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XML Technologies

Updated on 20 October 2020
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Updated on 20 October 2020

XML elements can be defined as building blocks of an XML. Elements can behave as containers to hold text, elements, attributes, media objects or all of these.

Each XML document contains one or more elements, the scope of which are either delimited by start and end tags, or for empty elements, by an empty-element tag.

Syntax

Following is the syntax to write an XML element −

<element-name attribute1 attribute2>
....content
</element-name>

where,

  1. element-name is the name of the element. The name its case in the start and end tags must match.
  2. attribute1, attribute2 are attributes of the element separated by white spaces. An attribute defines a property of the element. It associates a name with a value, which is a string of characters. An attribute is written as −
name = "value"

name is followed by an = sign and a string value inside double(" ") or single(' ') quotes.

Empty Element

An empty element (element with no content) has following syntax −

<name attribute1 attribute2.../>

Following is an example of an XML document using various XML element −

<?xml version = "1.0"?><contact-info><address category = "residence"><name>Tanmay Patil</name><company>TutorialsPoint</company><phone>(011) 123-4567</phone></address></contact-info>

XML Elements Rules

Following rules are required to be followed for XML elements −

  1. An element name can contain any alphanumeric characters. The only punctuation mark allowed in names are the hyphen (-), under-score (_) and period (.).
  2. Names are case sensitive. For example, Address, address, and ADDRESS are different names.
  3. Start and end tags of an element must be identical.
  4. An element, which is a container, can contain text or elements as seen in the above example.

This chapter describes the XML attributes. Attributes are part of XML elements. An element can have multiple unique attributes. Attribute gives more information about XML elements. To be more precise, they define properties of elements. An XML attribute is always a name-value pair.

Syntax

An XML attribute has the following syntax −

<element-name attribute1 attribute2 >
....content..
< /element-name>

where attribute1 and attribute2 has the following form −

name = "value"

value has to be in double (" ") or single (' ') quotes. Here, attribute1 and attribute2 are unique attribute labels.

Attributes are used to add a unique label to an element, place the label in a category, add a Boolean flag, or otherwise associate it with some string of data. Following example demonstrates the use of attributes −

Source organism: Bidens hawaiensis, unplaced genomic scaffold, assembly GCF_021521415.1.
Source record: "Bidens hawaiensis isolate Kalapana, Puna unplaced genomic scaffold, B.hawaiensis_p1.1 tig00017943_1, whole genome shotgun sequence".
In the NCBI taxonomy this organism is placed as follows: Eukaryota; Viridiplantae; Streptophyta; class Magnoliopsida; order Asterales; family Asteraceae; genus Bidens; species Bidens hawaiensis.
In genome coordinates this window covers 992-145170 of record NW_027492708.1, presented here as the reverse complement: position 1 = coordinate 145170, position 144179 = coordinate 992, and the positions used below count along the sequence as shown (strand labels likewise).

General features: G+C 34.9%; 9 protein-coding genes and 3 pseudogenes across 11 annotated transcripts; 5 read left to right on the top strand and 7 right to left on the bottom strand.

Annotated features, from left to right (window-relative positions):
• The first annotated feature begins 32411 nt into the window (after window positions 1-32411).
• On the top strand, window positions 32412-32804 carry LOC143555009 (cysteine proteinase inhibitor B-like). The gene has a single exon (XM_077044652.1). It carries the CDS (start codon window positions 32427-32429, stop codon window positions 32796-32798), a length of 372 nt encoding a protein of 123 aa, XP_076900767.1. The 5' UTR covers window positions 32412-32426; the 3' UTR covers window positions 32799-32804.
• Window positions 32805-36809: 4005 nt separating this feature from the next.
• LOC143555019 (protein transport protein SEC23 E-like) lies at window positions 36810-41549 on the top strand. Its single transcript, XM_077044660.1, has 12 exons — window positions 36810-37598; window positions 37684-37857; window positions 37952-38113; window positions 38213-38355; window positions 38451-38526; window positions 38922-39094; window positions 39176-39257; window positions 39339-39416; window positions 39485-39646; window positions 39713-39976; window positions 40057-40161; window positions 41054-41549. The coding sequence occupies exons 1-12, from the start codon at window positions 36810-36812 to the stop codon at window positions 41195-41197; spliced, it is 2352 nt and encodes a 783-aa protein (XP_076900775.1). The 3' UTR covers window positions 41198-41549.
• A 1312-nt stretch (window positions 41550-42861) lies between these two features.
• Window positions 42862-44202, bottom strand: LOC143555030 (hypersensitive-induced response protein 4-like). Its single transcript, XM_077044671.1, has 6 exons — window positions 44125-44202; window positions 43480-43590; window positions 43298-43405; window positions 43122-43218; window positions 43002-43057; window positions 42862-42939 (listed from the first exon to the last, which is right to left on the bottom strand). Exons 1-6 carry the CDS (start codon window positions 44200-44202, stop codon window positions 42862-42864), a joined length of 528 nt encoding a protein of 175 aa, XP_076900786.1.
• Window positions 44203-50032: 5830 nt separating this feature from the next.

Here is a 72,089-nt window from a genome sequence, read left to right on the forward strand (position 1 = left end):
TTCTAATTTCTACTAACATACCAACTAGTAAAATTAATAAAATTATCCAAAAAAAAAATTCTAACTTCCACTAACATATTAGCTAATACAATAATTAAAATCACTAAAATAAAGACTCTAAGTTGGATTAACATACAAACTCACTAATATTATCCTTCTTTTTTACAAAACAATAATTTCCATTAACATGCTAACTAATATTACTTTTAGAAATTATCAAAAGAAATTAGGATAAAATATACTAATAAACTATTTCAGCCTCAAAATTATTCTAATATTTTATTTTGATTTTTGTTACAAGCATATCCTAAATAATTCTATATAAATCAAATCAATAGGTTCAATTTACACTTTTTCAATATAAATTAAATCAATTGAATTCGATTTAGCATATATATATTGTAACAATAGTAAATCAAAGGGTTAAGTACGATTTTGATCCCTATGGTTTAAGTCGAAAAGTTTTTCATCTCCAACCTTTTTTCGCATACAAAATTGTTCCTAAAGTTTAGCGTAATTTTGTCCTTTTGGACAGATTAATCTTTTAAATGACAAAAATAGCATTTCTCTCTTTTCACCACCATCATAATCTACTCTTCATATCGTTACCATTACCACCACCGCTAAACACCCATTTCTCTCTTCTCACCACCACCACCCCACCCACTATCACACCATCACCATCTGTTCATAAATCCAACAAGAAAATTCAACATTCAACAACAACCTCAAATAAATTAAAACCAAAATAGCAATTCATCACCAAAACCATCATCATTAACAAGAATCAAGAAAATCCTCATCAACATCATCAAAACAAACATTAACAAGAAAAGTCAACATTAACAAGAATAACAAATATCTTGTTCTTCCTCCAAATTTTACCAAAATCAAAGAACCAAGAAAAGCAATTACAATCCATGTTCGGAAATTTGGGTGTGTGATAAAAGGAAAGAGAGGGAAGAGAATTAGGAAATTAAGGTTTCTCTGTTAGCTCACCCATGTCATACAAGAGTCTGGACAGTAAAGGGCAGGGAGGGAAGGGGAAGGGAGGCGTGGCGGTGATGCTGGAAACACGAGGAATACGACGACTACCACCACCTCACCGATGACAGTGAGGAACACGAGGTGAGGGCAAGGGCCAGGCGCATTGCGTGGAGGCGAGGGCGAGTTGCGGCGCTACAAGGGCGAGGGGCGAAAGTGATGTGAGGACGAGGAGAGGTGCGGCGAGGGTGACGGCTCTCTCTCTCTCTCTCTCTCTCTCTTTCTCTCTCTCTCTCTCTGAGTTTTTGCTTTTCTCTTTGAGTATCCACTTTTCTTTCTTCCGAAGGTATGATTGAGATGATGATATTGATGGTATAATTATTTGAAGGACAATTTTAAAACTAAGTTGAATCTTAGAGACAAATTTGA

<?xml version = "1.0" encoding = "UTF-8"?><!DOCTYPE garden [
<!ELEMENT garden (plants)*><!ELEMENT plants (#PCDATA)><!ATTLIST plants category CDATA #REQUIRED>
]>

<garden><plants category = "flowers" /><plants category = "shrubs"></plants></garden>

Attributes are used to distinguish among elements of the same name, when you do not want to create a new element for every situation. Hence, the use of an attribute can add a little more detail in differentiating two or more similar elements.

In the above example, we have categorized the plants by including attribute category and assigning different values to each of the elements. Hence, we have two categories of plants, one flowers and other shrubs. Thus, we have two plant elements with different attributes.

You can also observe that we have declared this attribute at the beginning of XML.

Attribute Types

Following table lists the type of attributes −

Attribute Type

Description

StringType

It takes any literal string as a value. CDATA is a StringType. CDATA is character data. This means, any string of non-markup characters is a legal part of the attribute.

TokenizedType

This is a more constrained type. The validity constraints noted in the grammar are applied after the attribute value is normalized. The TokenizedType attributes are given as −

ID − It is used to specify the element as unique.

IDREF − It is used to reference an ID that has been named for another element.

IDREFS − It is used to reference all IDs of an element.

ENTITY − It indicates that the attribute will represent an external entity in the document.

ENTITIES − It indicates that the attribute will represent external entities in the document.

NMTOKEN − It is similar to CDATA with restrictions on what data can be part of the attribute.

NMTOKENS − It is similar to CDATA with restrictions on what data can be part of the attribute.

EnumeratedType

This has a list of predefined values in its declaration. out of which, it must assign one value. There are two types of enumerated attribute −

NotationType − It declares that an element will be referenced to a NOTATION declared somewhere else in the XML document.

Enumeration − Enumeration allows you to define a specific list of values that the attribute value must match.

Element Attribute Rules

Following are the rules that need to be followed for attributes −

  1. An attribute name must not appear more than once in the same start-tag or empty-element tag.
  2. An attribute must be declared in the Document Type Definition (DTD) using an Attribute-List Declaration.
  3. Attribute values must not contain direct or indirect entity references to external entities.
  4. The replacement text of any entity referred to directly or indirectly in an attribute value must not contain a less than sign (<)


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